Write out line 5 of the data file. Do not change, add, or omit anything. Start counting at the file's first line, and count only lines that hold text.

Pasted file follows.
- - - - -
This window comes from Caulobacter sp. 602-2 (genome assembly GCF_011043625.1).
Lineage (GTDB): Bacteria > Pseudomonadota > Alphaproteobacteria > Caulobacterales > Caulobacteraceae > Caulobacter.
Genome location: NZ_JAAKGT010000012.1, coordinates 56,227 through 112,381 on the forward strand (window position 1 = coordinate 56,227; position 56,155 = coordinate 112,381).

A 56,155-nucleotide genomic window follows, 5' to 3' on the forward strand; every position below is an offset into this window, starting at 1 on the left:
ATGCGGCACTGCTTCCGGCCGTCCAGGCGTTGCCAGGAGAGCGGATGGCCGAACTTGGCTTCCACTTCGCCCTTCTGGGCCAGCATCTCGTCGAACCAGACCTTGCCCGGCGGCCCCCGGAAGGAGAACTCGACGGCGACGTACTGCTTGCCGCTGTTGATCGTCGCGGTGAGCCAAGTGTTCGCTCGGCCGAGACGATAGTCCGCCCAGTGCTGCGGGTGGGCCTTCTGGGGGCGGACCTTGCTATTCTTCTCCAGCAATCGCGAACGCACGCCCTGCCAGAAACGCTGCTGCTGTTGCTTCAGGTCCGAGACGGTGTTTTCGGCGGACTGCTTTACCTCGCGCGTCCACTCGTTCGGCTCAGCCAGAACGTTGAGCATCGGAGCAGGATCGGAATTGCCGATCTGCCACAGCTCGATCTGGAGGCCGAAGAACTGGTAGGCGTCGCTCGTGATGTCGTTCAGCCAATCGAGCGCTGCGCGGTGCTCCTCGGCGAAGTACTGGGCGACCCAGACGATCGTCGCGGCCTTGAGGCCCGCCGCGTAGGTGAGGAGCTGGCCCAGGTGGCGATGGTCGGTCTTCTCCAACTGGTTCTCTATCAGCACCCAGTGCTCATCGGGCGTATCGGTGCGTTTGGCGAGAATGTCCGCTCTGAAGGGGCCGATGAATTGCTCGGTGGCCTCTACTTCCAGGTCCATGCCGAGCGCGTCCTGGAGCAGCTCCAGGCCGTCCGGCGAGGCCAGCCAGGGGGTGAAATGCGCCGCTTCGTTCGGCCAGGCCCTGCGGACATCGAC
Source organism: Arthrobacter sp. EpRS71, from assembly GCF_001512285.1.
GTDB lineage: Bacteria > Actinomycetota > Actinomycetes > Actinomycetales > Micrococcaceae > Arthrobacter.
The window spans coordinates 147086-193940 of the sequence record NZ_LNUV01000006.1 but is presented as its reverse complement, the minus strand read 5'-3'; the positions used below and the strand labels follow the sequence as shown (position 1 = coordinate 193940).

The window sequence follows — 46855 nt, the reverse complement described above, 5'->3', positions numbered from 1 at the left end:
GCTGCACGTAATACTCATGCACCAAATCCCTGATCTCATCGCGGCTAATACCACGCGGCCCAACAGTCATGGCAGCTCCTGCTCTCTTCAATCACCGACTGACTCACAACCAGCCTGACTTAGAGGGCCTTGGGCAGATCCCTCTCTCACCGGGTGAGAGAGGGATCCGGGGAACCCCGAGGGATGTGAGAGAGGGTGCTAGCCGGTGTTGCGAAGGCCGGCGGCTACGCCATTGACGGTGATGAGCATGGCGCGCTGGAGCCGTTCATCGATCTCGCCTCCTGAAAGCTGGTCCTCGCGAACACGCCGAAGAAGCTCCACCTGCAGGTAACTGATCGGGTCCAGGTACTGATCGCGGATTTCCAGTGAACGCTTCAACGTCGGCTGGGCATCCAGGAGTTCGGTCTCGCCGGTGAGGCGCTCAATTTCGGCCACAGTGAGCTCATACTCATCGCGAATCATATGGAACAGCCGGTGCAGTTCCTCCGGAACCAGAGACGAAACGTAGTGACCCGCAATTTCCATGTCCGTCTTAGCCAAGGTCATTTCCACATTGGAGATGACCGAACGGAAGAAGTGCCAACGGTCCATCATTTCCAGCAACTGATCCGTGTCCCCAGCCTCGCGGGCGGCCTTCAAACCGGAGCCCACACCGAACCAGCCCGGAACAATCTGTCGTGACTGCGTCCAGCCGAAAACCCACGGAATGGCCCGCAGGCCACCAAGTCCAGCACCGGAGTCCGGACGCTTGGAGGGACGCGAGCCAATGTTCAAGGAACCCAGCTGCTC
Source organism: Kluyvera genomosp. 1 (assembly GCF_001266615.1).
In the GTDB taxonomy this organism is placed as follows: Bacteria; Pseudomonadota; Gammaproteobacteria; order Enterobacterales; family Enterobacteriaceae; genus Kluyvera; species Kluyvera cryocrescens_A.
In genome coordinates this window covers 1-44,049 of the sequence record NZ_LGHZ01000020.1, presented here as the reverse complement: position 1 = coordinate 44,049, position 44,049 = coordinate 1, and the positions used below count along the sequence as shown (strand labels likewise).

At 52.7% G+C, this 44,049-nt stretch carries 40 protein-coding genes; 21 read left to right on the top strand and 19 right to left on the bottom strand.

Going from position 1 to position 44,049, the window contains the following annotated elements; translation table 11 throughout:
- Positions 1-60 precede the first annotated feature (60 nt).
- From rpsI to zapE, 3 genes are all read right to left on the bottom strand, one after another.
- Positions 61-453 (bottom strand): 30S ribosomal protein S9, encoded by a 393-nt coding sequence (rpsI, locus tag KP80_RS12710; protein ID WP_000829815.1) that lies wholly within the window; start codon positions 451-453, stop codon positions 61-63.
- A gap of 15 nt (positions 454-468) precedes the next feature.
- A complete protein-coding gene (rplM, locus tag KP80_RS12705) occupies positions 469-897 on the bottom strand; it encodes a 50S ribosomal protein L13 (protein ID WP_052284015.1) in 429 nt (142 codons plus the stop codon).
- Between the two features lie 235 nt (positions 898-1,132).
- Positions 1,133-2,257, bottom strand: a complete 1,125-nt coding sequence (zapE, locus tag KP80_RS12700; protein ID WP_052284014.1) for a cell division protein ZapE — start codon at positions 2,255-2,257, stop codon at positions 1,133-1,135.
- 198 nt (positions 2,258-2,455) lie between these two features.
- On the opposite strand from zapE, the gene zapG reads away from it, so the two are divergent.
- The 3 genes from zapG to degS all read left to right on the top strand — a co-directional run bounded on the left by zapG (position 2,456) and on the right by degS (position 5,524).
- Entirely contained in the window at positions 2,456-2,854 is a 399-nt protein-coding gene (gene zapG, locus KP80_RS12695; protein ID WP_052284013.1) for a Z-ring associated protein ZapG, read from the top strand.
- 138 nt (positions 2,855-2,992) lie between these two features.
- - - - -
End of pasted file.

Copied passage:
ATGCGGCACTGCTTCCGGCCGTCCAGGCGTTGCCAGGAGAGCGGATGGCCGAACTTGGCTTCCACTTCGCCCTTCTGGGCCAGCATCTCGTCGAACCAGACCTTGCCCGGCGGCCCCCGGAAGGAGAACTCGACGGCGACGTACTGCTTGCCGCTGTTGATCGTCGCGGTGAGCCAAGTGTTCGCTCGGCCGAGACGATAGTCCGCCCAGTGCTGCGGGTGGGCCTTCTGGGGGCGGACCTTGCTATTCTTCTCCAGCAATCGCGAACGCACGCCCTGCCAGAAACGCTGCTGCTGTTGCTTCAGGTCCGAGACGGTGTTTTCGGCGGACTGCTTTACCTCGCGCGTCCACTCGTTCGGCTCAGCCAGAACGTTGAGCATCGGAGCAGGATCGGAATTGCCGATCTGCCACAGCTCGATCTGGAGGCCGAAGAACTGGTAGGCGTCGCTCGTGATGTCGTTCAGCCAATCGAGCGCTGCGCGGTGCTCCTCGGCGAAGTACTGGGCGACCCAGACGATCGTCGCGGCCTTGAGGCCCGCCGCGTAGGTGAGGAGCTGGCCCAGGTGGCGATGGTCGGTCTTCTCCAACTGGTTCTCTATCAGCACCCAGTGCTCATCGGGCGTATCGGTGCGTTTGGCGAGAATGTCCGCTCTGAAGGGGCCGATGAATTGCTCGGTGGCCTCTACTTCCAGGTCCATGCCGAGCGCGTCCTGGAGCAGCTCCAGGCCGTCCGGCGAGGCCAGCCAGGGGGTGAAATGCGCCGCTTCGTTCGGCCAGGCCCTGCGGACATCGAC